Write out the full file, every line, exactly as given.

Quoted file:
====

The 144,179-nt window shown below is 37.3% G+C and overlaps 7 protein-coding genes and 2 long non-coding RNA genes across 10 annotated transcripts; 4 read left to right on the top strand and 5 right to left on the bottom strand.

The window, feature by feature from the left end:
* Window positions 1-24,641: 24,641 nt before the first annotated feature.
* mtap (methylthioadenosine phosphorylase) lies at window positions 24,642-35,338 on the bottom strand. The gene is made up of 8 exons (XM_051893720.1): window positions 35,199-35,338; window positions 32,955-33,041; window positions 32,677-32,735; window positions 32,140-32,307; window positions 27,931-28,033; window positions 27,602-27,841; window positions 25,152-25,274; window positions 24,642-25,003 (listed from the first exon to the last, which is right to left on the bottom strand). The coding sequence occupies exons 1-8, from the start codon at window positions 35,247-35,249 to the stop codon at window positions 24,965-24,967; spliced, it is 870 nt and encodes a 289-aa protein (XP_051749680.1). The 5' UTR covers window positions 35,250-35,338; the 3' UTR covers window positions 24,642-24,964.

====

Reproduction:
The 144,179-nt window shown below is 37.3% G+C and overlaps 7 protein-coding genes and 2 long non-coding RNA genes across 10 annotated transcripts; 4 read left to right on the top strand and 5 right to left on the bottom strand.

The window, feature by feature from the left end:
* Window positions 1-24,641: 24,641 nt before the first annotated feature.
* mtap (methylthioadenosine phosphorylase) lies at window positions 24,642-35,338 on the bottom strand. The gene is made up of 8 exons (XM_051893720.1): window positions 35,199-35,338; window positions 32,955-33,041; window positions 32,677-32,735; window positions 32,140-32,307; window positions 27,931-28,033; window positions 27,602-27,841; window positions 25,152-25,274; window positions 24,642-25,003 (listed from the first exon to the last, which is right to left on the bottom strand). The coding sequence occupies exons 1-8, from the start codon at window positions 35,247-35,249 to the stop codon at window positions 24,965-24,967; spliced, it is 870 nt and encodes a 289-aa protein (XP_051749680.1). The 5' UTR covers window positions 35,250-35,338; the 3' UTR covers window positions 24,642-24,964.